Congestion Reaches Pandemic High
ince July 2021, the number of container ships idling off America’s ports has been rising. As of September 9th, a record-shattering 61 container ships were idling off the California ports of Los Angeles and Long Beach alone, with 29 additional ships waiting near the East Coast ports of Savannah and New York / New Jersey. As the ships drop anchor and wait to unload, the clock ticks and delays mount.
California’s two largest ports have seen congestion and delays throughout the pandemic. Accounting for approximately one-third of imports to the United States, including a large share of US trade with China, the wait time at these ports causes not only shipping and delivery delays, but also supply shortages and cost increases.
This record number of ships waiting for berth space coincides with preparation for both the American and Chinese holiday seasons. The challenges aren’t confined to California. Other ports report delays, congestion, and an overall increase in transit time.
How Did We Get Here?
Port congestion is the result of a combination of factors. COVID-19 protocols, labor shortages, and increased consumer spending have all put pressure on the transportation industry during the pandemic.
But what we’re seeing isn’t only due to pandemic disruptions. Container ship size is adding to the logistical challenges of unloading and transporting goods once the ships are docked.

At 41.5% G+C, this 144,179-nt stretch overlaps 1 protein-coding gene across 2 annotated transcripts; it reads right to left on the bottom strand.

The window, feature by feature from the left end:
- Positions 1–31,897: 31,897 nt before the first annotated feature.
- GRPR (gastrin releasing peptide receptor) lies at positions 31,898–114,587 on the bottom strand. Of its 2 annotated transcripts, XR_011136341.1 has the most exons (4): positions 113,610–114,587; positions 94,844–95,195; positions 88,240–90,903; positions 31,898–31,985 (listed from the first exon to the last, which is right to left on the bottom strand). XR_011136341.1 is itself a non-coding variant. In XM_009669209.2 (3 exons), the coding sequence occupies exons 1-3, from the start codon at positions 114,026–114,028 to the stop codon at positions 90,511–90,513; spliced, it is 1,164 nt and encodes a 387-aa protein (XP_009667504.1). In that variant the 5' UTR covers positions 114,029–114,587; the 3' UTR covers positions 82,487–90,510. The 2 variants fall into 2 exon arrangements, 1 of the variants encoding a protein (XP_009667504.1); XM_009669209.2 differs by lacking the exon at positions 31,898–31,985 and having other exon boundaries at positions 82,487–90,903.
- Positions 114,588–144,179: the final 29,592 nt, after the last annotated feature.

These larger ships require increased manpower to unload, and extra transportation and warehouse space for the unloaded goods. Combined with pandemic labor shortages and protocols, the largest ships are a considerable contributor to port congestion.
The highest-profile example of problems caused by increased ship size is the Ever Given. In March 2021, the ship became stuck in the Suez Canal, blocking all traffic for six days. Its size and weight contributed considerably to the difficulty of getting it dislodged and allowing traffic to resume.
Pandemic Protocols and Delays
In some cases, differing COVID-19 protocols are forcing ships to return to their point of origin. In others, supply chain disruption is both a cause and an effect of port congestion-caused delays.
Pandemic labor shortages create delays as all container ships take longer to unload. The presence of so many extra-large ships compounds those delays. The current confluence of impending holidays and increased spending has contributed to the record-setting congestion in California.
These delays have consequences for ordinary consumers, as companies are forced to pass on the costs of shipping delays by raising prices. Companies like Walmart are looking ahead by chartering additional ships in anticipation of the holiday season. In addition, cargo is being diverted to the United States’ secondary ports like Portland, Seattle / Tacoma, and Baltimore to make headway against the backlogs.
However, the United States is likely to continue to see shipping delays as freight ships queue up and wait to unload. Issues like the challenge of unloading ultra-large vessels combined with COVID-19 protocols will continue to pose problems for the shipping industry to solve.
CIE Manufacturing remains committed to working with our customers to provide the safest, highest-quality container chassis where they are needed during this time of unprecedented volume. To learn more about our Pioneer Chassis line, visit our Products page.